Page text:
More dealers reported declines than growth in new boat sales for August, according to a survey asking about retail trends, with 42 percent saying they saw sales weaken versus 31 percent who grew sales — however, trends improved compared with July, when 53 percent reported declines and 29 percent saw growth.
Some dealers said better weather had spurred sales, while others said they continued to struggle to close deals, according to a survey that Baird conducted in conjunction with the Marine Retailers Association of the Americas and Soundings Trade Only.
“The customer finally decided now is the time to buy,” one dealer wrote in the Pulse Report. “Unfortunately not enough time to make up for a slow season.”
In contrast, another dealer wrote that the hot spot in the economy continued to elude his part of the country, adding: “The fear now is that the consumer has started to believe their financial statements and not those that are hyped in the media, resulting in a serious slowing in sales across the board.”
Government action and inaction were cited as the main business headwinds as actual weather across the country improved. Sentiment also improved, but remained in negative territory both short- and long-term. The outlook on short-term conditions was 44 versus 34 in July, and the three- to five-year outlook was 46 versus 36 in July. Anything below 50 is considered negative.
Retailers cited several concerns, including political tension, tariffs, lack of or too many manufacturer incentives, poor product quality, recession concerns and rising boat prices.
“We have seen credit quality dropping sharply in the last 12 months,” one dealer wrote.
Another stated: “Inventory levels are too high moving into fall season. Have to really focus on 2020 models and what to order. Current new boat margins are shrinking quickly. Sales demand is fading.”
The 86 respondents were asked what they considered an entry-level boat in their markets, depending on whether they were in freshwater, saltwater or luxury-yacht markets.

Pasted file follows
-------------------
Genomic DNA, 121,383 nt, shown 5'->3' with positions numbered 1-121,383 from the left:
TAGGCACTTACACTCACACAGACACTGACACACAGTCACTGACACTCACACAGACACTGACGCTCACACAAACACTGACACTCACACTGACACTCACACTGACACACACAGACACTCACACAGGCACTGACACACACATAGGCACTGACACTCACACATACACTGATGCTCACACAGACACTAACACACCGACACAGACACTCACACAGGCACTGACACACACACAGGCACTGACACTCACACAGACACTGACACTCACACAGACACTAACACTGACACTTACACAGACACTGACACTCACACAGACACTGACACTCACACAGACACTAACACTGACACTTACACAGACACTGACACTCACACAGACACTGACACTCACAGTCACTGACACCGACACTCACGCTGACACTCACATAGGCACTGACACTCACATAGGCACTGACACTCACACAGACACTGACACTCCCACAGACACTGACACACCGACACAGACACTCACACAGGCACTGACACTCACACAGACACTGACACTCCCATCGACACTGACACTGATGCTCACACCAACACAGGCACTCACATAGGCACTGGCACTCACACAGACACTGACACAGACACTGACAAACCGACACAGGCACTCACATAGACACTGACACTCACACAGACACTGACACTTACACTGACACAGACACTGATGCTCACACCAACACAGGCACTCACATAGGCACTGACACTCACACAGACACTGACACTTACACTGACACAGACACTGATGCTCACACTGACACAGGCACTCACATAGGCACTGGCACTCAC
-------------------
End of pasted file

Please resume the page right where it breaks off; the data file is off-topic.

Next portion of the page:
Of the 54 dealers in freshwater markets, 38 said entry-level boats cost $20,000 to $40,000, though more leaned toward the higher end of that range. Seven said they cost in the $41,000 to $50,000 range, and nine said they were $51,000 to $100,000.
Of the 27 coastal and saltwater respondents, 10 said entry-level boats were in the $20,000 to $30,000 range, five said they were $31,000 to $40,000, and six said they were $41,000 to $50,000. The remaining six cited a price above $50,000.
“Manufacturers are raising prices too much, losing a lot of people that would have bought when products [were] much lower,” one retailer wrote.
Another stated: “Program margins are too low for the dealer to remain profitable. Pricing steadily increasing — with little change in content — much faster than inflation or consumers’ income.”
New boat inventory remained elevated, given softer retail earlier in the season, according to Baird. However, inventory comfort improved in August, “potentially a key inflection after four months of worsening ratings,” the report states.
“Our checks suggest trends improved in August, but the season is near its end,” the report added. “The level of retail activity appears supportive for manufacturers to work down inventory levels. Net, the 2019 season was unable to recover from a poor start, but we believe dealers can clear inventory through the balance of the year to set up a better 2020.”
This article originally appeared in the October 2019 issue.